The Mindset of an Olympian
Missy Franklin has taken an unconventional route to becoming an Olympic gold medalist at this summer’s Olympics in London. She’s remained in the same Colorado swim program since the age of 5 rather than joining an elite swim club in a warm-weather state, where she might have trained with more swimmers at her level. Todd Schmitz, the only coach she’s ever had, limits her to swimming two hours a day, five or six days a week. She swims between 4,000 and 5,000 yards a day, which is less than half the yardage logged by college swimmers, let alone those with Olympic aspirations. In the summer months, Schmitz does not even hold Saturday morning practices, which are typical for competitive child swimmers.
In an era in which parents start jockeying their children for sports success right out of the crib and pushing them toward one-sport, elite-club specialization by third grade, Franklin’s route to Olympic glory seems downright old school. Sports parents no doubt can learn a few things from Missy’s parents, D.A. and Dick Franklin. But what about adult recreational athletes? They, too, can adopt an Olympic mindset without devoting full-time attention to training.
1. Prioritize Recovery
Few athletes, from recreational to elite, place enough importance on recovery. The American mindset of more-is-better leads to overtraining, injuries, and burnout. It also keeps our bodies from experiencing the gains we made by working out. Giving your body that time to recharge physically and mentally is vital whether you’re an Olympian or someone “only” competing in the game of life, says Athletes’ Performance founder Mark Verstegen. “Regeneration is not just a physical philosophy. The time spent at rest is when we enjoy the fruits of our labor. Not only that, but we also recharge our batteries and come back invigorated and stronger, ready to perform at even higher levels.”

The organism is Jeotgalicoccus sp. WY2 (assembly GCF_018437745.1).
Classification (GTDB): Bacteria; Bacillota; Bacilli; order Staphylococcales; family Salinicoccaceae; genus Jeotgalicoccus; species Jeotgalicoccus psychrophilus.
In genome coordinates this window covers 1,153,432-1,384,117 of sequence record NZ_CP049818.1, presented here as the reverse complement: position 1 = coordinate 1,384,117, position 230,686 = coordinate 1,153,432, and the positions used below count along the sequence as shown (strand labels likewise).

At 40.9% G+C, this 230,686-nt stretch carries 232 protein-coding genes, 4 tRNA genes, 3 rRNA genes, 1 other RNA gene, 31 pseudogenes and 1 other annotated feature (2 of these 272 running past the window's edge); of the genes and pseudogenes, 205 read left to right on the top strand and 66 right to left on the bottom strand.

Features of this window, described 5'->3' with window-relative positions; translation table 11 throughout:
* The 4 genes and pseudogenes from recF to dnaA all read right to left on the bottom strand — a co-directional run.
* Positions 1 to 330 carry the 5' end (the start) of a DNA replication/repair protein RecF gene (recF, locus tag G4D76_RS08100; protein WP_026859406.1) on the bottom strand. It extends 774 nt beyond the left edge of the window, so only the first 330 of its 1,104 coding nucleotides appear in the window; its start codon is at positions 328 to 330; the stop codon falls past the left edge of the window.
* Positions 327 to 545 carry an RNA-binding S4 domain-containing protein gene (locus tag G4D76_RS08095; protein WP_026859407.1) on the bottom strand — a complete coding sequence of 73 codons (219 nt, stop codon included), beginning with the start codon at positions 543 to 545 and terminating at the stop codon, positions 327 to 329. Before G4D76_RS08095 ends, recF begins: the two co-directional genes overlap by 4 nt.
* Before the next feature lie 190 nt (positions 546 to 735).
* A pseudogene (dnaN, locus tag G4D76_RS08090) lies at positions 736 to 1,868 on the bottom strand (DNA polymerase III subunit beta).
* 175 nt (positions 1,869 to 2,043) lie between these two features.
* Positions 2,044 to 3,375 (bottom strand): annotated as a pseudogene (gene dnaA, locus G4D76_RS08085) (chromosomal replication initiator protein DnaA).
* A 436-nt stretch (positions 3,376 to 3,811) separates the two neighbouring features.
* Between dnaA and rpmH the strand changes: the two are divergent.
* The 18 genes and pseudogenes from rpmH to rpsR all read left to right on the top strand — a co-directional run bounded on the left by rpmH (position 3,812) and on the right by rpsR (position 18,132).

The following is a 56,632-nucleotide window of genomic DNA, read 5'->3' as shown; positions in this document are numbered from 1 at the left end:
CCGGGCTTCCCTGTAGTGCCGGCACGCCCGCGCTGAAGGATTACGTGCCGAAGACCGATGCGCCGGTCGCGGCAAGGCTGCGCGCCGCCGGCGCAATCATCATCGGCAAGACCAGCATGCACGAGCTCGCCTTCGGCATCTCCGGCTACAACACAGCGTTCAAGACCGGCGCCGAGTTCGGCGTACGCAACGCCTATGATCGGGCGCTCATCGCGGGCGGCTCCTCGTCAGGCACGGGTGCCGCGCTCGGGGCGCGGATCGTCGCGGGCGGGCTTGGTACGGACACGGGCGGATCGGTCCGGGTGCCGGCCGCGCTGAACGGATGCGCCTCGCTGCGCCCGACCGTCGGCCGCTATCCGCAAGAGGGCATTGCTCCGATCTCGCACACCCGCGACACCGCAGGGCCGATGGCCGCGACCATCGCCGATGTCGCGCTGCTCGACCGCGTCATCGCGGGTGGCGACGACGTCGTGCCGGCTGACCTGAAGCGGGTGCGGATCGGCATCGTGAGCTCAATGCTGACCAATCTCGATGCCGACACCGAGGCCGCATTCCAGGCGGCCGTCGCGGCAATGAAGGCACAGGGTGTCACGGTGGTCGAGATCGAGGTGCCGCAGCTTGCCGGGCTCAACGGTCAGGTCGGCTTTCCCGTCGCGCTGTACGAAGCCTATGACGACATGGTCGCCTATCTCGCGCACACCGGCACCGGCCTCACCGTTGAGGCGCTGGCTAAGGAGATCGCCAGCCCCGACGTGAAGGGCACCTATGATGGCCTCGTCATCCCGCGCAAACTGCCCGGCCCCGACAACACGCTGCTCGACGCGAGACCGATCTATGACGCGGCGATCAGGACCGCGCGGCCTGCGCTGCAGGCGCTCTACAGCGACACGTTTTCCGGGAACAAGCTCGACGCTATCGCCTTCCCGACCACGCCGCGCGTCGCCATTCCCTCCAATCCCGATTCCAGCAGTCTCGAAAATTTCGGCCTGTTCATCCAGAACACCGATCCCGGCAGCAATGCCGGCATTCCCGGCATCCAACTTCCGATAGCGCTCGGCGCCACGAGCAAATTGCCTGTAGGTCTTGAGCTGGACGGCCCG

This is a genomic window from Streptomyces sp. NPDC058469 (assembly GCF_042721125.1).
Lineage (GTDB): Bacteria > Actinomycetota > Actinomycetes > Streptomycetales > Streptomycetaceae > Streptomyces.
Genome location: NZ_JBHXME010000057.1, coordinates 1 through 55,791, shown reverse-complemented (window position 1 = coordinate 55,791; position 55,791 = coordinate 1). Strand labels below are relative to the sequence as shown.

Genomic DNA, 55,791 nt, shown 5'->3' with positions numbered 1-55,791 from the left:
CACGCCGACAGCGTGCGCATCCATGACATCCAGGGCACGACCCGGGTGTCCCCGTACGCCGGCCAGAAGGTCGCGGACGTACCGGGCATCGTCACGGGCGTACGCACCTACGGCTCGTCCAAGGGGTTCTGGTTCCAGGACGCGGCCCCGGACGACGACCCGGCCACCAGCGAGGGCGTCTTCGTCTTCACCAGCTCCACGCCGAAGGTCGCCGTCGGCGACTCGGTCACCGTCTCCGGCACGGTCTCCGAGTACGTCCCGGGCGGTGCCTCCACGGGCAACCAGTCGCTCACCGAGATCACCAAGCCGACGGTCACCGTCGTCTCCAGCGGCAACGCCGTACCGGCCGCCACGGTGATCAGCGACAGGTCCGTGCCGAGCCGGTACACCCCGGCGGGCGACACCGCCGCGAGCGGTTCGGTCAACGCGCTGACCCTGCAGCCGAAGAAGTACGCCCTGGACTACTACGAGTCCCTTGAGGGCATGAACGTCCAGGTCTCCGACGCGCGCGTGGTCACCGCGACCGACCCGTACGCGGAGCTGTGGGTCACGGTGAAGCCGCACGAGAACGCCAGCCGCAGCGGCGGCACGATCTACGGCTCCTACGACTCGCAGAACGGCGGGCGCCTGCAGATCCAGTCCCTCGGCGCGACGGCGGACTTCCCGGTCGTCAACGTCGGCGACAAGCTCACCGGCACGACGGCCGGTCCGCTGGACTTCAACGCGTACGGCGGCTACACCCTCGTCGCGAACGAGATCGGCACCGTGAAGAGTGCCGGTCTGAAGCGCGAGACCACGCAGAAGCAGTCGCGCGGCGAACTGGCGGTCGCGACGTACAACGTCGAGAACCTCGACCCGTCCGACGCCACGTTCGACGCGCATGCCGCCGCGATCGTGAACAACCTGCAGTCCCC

2. Put Quality Over Quantity
If Missy Franklin can get by on higher quality and less quantity, what’s the excuse for the rest of us? Many adults take up running and triathlon to get in shape and satisfy an urge for competition. But rather than focus on getting faster, they measure success by how long they can go, regardless of how slow, not stopping until they’ve finished a marathon, ultramarathon, or Ironman triathlon. Ironically, an Olympic-distance triathlon features a 1,500-meter swim that’s less than half the length of an Ironman triathlon. The Olympic bike and run legs are less than half the distance of a half Ironman. Olympic champions are those who most efficiently cover a relatively short distance.
Like Olympic triathlon, Olympic running mostly showcases running efficiency, speed, and power in its many sprint-distance events. Yet most adults who run never sprint, focusing on distances of 5K or longer.“Why is it when someone says they run, our natural instinct is to ask how far they run?” Verstegen says. “Shouldn’t we be asking how fast they run? In every other aspect of our lives, we search for ways to improve in the fastest, most efficient manner. Our training should be no different.”
3. Keep it Simple
Perhaps the most remarkable aspect of Franklin’s training is that her club does not have its own pool, instead renting lanes at various facilities in the Denver area. Like Rocky Balboa, Franklin has thrived even while training with modest resources. Admittedly, it’s difficult not to be consumed by the latest training gadgets and technology. Who doesn’t want to train at the most upscale, glitzy gym? Pro and college sports have become an endless arms race when it comes to facilities. In the end, it’s not about the facilities but how we leverage our assets, no matter how modest. Bodyweight workouts, including Movement Prep and Prehab, can be done anywhere. Successful business travelers know how to get a great workout in little time and little space.
An Olympic mindset starts with the realization that less is more. Keeping it simple is perhaps the best strategy of all.
About The Author
Pete Williams – Pete Williams is a contributing writer for CorePerformance.com and the co-author of the Core Performance book series.